One of the most recent projects that have risen to fame in the last years is Delta Funktionen [Niels Luinenburg]. Although we covered some of his work [his debut album, Traces, and the compilation Inertia] we did not have the opportunity to get to know him better. We have taken advantage of his first gig, at the anniversary of Hipodrome, in Romania to fill in this gap.
[translated version here]
We are very curios about the start of your dj career, did your first track come naturally from start to finish or was it a result of a complex process in which you combined and recombined elements again and again until you got the desired product?
I was making tracks and beats for quite some time. So the first release wasn’t really about my first tracks ever. And I don’t think it’d be a good idea to let those first sketches hear to anyone haha! It was more a spontaneous process. I had the Nebula track ready and thought it was good enough to release. There was no thinking behind it, just stuff I felt at that point in time.
From your first release in 2008, Electromagnetic Radiation Part I, till the most recent release that you have signed, Sun Storm, what do you consider to be the biggest changes that your sound has suffered over these years?
It has changed to a more hardware based setup, incorporating the classic drum machines and now slowly starting to collect the synthesizers I’d like to work with. Working with hardware is more fun for me. The live and jam-kinda approach to it is really appealing to me and gives me certainly more fun than clicking with a mouse.
Though I like my beats a bit firm, with balls so to say.
You still have a fresh career yet you have already managed to be known for creating a unique atmosphere from the dj booth and we would like to know your perspective on that. What do you look for in music in order to decide if a track is practical for your djset?
Hmmm, it’s pretty much related to what kind of feeling I have with a track. Though I like my beats a bit firm, with balls so to say. I always try to blend a lot of different sub-genres together in my sets and I try to put it all IN the mix, take a bit more risk. Mixing an Italo track with some Surgeon track or so. I don’t think many DJ’s do that, they try to keep it a bit safe. I don’t like that. I like to take risks and play stuff you’re not likely to hear all the time.
Do you follow the same standards when searching for sounds to be used in the production process? To be more precise, how do the standards applied in the dj booth differ from those applied in the studio, music-wise?
Since I switched to an almost hardware based setup, mostly my drums come from my 808 or 707. So in that way I don’t change that much, even though I like to run them through some pedals to add a bit of my own character to it. Working with a few synthesizers also forces you to get the best and most out of it. So searching for sounds is more related to what I can get out of these machines. I’m not really interested in going out on the streets with some field recorder or so. I do like to get some geeky sounds or dialogues from movies or documentaries. But thinking about the differences between the DJ-booth and the studio.. hmm.. well in the studio it’s really a solo process while in the DJ-booth it’s all about the people on the floor.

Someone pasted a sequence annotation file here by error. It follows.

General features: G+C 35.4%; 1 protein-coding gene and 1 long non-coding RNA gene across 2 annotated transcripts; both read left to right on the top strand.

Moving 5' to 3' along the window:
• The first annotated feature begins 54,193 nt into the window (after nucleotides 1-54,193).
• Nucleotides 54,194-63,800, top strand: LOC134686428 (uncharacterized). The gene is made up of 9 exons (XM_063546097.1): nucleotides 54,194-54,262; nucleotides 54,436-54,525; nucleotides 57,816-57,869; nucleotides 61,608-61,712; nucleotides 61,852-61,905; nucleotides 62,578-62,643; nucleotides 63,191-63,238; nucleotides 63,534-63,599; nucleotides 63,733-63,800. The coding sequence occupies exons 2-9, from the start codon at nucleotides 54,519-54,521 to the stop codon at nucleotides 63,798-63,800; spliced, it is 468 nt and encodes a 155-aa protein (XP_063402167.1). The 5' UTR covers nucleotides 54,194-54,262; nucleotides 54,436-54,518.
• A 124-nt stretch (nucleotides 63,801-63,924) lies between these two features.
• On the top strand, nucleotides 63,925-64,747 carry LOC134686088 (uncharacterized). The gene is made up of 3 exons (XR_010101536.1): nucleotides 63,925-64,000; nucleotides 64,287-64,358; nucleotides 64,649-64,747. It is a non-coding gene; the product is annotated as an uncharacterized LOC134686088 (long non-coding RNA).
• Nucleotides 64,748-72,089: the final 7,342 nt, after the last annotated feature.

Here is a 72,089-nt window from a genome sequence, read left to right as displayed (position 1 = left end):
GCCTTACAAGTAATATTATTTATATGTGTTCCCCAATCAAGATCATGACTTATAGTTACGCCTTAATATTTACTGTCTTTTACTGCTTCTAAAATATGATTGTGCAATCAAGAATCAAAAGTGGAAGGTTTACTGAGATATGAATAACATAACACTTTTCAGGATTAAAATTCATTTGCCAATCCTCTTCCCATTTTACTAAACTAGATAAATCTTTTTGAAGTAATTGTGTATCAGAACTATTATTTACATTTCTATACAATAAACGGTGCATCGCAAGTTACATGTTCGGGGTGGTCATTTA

Do you already know what kind of music will you be producing five years from now or do you just pick up influences along the way and try to integrate them as soon as possible in a track? In other words, do you work towards reaching a certain utopist sound?
Wow, things change so rapidly and at the moment I’m more thinking (and living) the now. There’s no such thing as a masterplan behind what I do. The last few years I’ve been picking up sounds and influences along the way, and tried to incorporate it in my tracks. But I’m feeling that now I have more and more found my sound and I want to explore that in a deeper way and expand it.
I’m not really a fan of the whole digital revolution
We are not highly accustomed to a dj/producer work environment, but we know a thing or two about it. In your regard, what are the technological breakthroughs that get you excited about the future, music-wise preferably?
To be honest, I’m not so much interested in technological breakthroughs. I’m not really a fan of the whole digital revolution. Sure it brings something good, but it also brought some really bad things. For me, analogue drum computers and synthesizers have proved themselves regarding sound quality and workflow. Even though that’s also a matter of taste. But working with an 808 or 909 is simply something completely different than working with samples. The groove, the slight modulations, the listening process versus the watching process to name a few. Especially the watching to a screen and programming your beats, or working with a stepsequencer and do everything on your hearing is something completely different. So yeah, actually I don’t really care about digital/technological breakthroughs. It’s mostly based on emulating the hardware stuff, or creating new effects. But if you need a whole lot of effects to make an interesting track, I believe it’s smarter to go work for gaming or movie companies and make soundtracks for that. As long as the soundsystems in clubs are pretty primate, there’s no use for using all these heavy processed FX things, because nobody will notice it on a mono system.
Also, generally speaking, what do you think would be worth looking forward to on the electronic music scene, be it an artist or any other promising developments?
I heard Actress doing a live set last summer in Berlin and it was something completely futuristic. Much more techno than his previous albums and I really cannot wait to hear some of those tunes! Really one of the best things I have heard this year!
You can catch Delta Funktionen in Sibiu on the 9th of november: facebook.com/events/553606511370232